However, the question remains as to whether or not the content stands up to the expectations that the design establishes. First off, how unique is this base class, and how well does it characterize the gypsy archetype that at least most of us become accustomed to? Well, to begin with, the Gypsy is essentially a hybrid between the Bard and the Sorcerer from the Pathfinder SRD, albeit that he/she is a divine rather than an arcane spellcaster and has specific background-appropriate class features that reflect upon his/her far-from-stationary lifestyle as well as his/her penchant for predicting and even altering the future. Such traits include Wanderlust, where he/she gains the Fleet feat for free at first level and is rewarded an additional five-foot base speed increase for every additional gypsy, bard, or rogue in his/her party (so long as he/she is wearing light armor at most and is carrying no more than a light load, of course); Premonition, which allows him/her to have query-related symbolic visions that may cause damage to him/her, should he/she fail his/her check while using this trait; Augury, which allows him/her to manipulate fate via unique, specifically designed tarot cards, the powers of which function like supernatural abilities rather than spells; and The Sight, which enhances his/her mundane senses by offering a +1 bonus to all Perception and Sense Motive checks the more this class feature is gained. However, the one class feature that most profoundly defines this base class is the Deck of Divination—a spell system that involves the Gypsy drawing his/her spells at random (and from any spell list at that) from a deck of cards and, if managed creatively, can be every bit as practical as it is illustrative of the randomness of the Gypsy’s powers. Not only that, but the provided option of using an actual deck of cards (preferably a tarot deck) only enhances the role-playing experience that much more, including whatever house rules a certain gaming group institutes concerning such occurrences as the drawing of upside-down cards. Plus, many of the Auguries, regular (levels 2 through 10) and Greater (levels 12 through 20) alike, have been given the names of actual tarot cards (e.g., Queen of Wands, Two of Cups, The Hanged Man, The Fool, Strength, The Emperor, The Tower, and Death), which further enhances the authenticity of this class’s origins and uniqueness. It’s just a shame, though, that the Dreadfox team couldn’t come up with even more Augury options based on the remaining tarot face (translation: Major Arcana) cards to both further expand this base class as well as enhance its thematic nature even further. Speaking of cards, this PDF even has a couple of pages that have full-color printouts that the player can use as pats of a template for his/her own Gypsy character’s Deck of Divination as well as an entire page that goes into detail about how to design his/her own DoD cards. In short, this supplement has just enough substance to complement its style, which is always something to commend when it comes to any kind of RPG supplement.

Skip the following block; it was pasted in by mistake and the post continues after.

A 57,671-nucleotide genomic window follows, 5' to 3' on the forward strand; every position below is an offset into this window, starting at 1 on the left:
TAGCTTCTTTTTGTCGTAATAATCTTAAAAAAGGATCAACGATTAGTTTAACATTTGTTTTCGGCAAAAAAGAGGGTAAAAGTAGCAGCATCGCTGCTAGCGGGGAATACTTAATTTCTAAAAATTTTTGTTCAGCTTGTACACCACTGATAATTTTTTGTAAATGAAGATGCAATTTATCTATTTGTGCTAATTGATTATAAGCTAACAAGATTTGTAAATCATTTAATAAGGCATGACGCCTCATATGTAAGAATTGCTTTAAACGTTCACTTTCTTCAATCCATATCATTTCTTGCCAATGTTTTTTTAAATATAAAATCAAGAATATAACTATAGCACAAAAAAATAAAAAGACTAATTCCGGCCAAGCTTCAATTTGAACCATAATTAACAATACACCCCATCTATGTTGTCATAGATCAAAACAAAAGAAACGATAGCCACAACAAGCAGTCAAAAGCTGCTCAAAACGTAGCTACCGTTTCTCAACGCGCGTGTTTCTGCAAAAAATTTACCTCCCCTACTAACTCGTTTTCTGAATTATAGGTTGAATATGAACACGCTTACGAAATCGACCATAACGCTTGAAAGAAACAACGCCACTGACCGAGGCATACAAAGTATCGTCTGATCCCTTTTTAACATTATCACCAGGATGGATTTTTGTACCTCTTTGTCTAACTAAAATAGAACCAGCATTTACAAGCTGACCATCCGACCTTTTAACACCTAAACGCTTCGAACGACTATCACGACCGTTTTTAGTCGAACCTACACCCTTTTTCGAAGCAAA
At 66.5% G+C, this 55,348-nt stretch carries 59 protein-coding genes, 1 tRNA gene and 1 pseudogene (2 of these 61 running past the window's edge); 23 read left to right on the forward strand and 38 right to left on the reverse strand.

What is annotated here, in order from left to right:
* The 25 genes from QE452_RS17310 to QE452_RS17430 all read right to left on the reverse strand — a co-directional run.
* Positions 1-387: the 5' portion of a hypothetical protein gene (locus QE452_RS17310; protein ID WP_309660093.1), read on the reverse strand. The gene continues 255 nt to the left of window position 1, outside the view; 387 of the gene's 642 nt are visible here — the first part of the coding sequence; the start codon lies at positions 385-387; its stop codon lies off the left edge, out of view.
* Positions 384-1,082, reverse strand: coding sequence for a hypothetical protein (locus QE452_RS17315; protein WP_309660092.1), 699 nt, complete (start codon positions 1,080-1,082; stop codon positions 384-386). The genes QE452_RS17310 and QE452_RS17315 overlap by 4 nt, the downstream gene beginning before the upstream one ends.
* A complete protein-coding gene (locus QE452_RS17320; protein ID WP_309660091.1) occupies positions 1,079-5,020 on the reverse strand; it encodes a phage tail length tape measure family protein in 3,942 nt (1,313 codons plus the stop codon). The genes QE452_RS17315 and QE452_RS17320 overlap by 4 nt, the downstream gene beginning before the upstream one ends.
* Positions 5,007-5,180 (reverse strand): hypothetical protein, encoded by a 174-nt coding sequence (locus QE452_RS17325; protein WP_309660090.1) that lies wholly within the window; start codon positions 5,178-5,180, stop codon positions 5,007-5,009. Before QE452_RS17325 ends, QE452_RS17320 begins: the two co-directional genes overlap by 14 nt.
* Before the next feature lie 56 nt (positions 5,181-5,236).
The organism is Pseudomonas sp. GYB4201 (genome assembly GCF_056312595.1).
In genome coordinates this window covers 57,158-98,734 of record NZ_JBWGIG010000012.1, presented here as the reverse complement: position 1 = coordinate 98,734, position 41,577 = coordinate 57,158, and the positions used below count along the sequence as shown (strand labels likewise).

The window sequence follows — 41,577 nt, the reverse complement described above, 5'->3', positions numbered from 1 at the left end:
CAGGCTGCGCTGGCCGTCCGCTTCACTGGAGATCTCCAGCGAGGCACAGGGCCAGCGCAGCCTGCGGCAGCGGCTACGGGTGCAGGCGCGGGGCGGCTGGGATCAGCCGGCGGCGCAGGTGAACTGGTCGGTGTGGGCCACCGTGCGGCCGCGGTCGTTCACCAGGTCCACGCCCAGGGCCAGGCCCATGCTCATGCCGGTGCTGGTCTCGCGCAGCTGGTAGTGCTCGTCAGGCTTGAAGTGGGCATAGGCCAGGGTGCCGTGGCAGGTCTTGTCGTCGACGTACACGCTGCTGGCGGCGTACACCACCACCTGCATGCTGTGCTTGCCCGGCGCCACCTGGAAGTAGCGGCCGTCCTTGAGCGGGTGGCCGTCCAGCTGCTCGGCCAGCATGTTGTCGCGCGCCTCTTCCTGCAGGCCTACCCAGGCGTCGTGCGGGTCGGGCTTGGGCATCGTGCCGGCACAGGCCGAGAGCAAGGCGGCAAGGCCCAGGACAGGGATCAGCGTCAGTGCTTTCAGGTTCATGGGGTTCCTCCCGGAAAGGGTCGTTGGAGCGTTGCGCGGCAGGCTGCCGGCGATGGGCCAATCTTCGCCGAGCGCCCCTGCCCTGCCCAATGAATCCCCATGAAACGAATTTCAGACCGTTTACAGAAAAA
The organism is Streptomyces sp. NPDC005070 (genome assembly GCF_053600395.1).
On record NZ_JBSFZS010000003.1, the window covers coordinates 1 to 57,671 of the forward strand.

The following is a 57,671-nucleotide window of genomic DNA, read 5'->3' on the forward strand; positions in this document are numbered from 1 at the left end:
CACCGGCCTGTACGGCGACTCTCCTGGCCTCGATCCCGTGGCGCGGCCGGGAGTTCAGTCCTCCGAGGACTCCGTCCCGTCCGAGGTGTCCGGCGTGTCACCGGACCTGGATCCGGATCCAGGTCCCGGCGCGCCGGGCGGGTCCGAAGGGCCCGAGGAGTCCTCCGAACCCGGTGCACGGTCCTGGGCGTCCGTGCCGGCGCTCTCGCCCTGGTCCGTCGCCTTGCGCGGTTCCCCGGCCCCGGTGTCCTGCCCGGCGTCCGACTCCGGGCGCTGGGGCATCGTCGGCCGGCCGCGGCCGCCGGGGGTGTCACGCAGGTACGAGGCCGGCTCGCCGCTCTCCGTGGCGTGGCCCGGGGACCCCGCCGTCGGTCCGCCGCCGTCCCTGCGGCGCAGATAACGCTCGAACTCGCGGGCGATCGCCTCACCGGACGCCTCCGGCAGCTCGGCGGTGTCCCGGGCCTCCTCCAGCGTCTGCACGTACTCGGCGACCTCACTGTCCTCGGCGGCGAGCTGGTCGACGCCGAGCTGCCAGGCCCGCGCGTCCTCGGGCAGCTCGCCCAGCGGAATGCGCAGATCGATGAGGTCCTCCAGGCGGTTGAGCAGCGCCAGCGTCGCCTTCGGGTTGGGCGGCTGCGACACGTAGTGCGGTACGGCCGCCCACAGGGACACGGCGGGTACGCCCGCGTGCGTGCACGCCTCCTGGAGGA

In short, I can’t really complain all that much about Dreadfox Games’s Gypsy. In fact, I’m actually quite happy to see such a high-quality PFRPG supplement available for sale, seeing at the base class it presents is every bit as fresh, fun, and innovative to play as the e-book itself is enjoyable to read. Reid Stewart and company have made a smart decision in making this their first offering to the PFRPG fan base and presenting it to us as a mere sample of what they are capable of as a publisher of RPG PDFs. The only gripe I have, then, really, is—as I’ve mentioned before—the price. Again, $4.99 is a little steep for a thirteen-page document with only eight pages dedicated to actual content, especially when compared to Headless Hydra Games’s PFRPG base class offering from October 20 of this year, The Clockworker, which is twenty pages long (nineteen of which have at least some bit of content on them, including the Clockworker’s spell list, new spells for the Clockworker base class, and information on the Clockworker’s drones and servitor), has bookmarks as well as thumbnails, and only cost $3.99 the last time I checked. I thus encourage Dreadfox to be more competitive with its pricing in the future to keep the competition on its toes. Otherwise, gang, great job!